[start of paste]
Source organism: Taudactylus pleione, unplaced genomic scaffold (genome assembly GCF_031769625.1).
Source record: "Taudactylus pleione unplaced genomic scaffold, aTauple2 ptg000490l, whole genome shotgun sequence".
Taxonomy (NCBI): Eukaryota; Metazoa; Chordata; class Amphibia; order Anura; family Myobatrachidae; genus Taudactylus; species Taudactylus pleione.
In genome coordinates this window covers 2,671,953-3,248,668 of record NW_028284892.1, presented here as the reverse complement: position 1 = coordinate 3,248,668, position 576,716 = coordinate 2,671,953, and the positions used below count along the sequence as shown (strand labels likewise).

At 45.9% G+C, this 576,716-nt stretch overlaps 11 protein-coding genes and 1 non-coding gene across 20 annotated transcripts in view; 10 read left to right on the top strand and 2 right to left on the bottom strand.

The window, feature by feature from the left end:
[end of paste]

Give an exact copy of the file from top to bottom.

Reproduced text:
Source organism: Taudactylus pleione, unplaced genomic scaffold (genome assembly GCF_031769625.1).
Source record: "Taudactylus pleione unplaced genomic scaffold, aTauple2 ptg000490l, whole genome shotgun sequence".
Taxonomy (NCBI): Eukaryota; Metazoa; Chordata; class Amphibia; order Anura; family Myobatrachidae; genus Taudactylus; species Taudactylus pleione.
In genome coordinates this window covers 2,671,953-3,248,668 of record NW_028284892.1, presented here as the reverse complement: position 1 = coordinate 3,248,668, position 576,716 = coordinate 2,671,953, and the positions used below count along the sequence as shown (strand labels likewise).

At 45.9% G+C, this 576,716-nt stretch overlaps 11 protein-coding genes and 1 non-coding gene across 20 annotated transcripts in view; 10 read left to right on the top strand and 2 right to left on the bottom strand.

The window, feature by feature from the left end: